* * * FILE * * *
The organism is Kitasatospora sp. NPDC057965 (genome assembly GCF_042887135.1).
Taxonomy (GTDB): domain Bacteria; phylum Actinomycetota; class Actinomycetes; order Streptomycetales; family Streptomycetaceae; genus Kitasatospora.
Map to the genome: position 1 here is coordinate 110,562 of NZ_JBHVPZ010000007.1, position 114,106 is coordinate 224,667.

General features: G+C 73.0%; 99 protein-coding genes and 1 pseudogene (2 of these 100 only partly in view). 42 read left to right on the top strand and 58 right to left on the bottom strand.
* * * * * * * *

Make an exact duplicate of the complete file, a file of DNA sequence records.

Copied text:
The organism is Kitasatospora sp. NPDC057965 (genome assembly GCF_042887135.1).
Taxonomy (GTDB): domain Bacteria; phylum Actinomycetota; class Actinomycetes; order Streptomycetales; family Streptomycetaceae; genus Kitasatospora.
Map to the genome: position 1 here is coordinate 110,562 of NZ_JBHVPZ010000007.1, position 114,106 is coordinate 224,667.

General features: G+C 73.0%; 99 protein-coding genes and 1 pseudogene (2 of these 100 only partly in view). 42 read left to right on the top strand and 58 right to left on the bottom strand.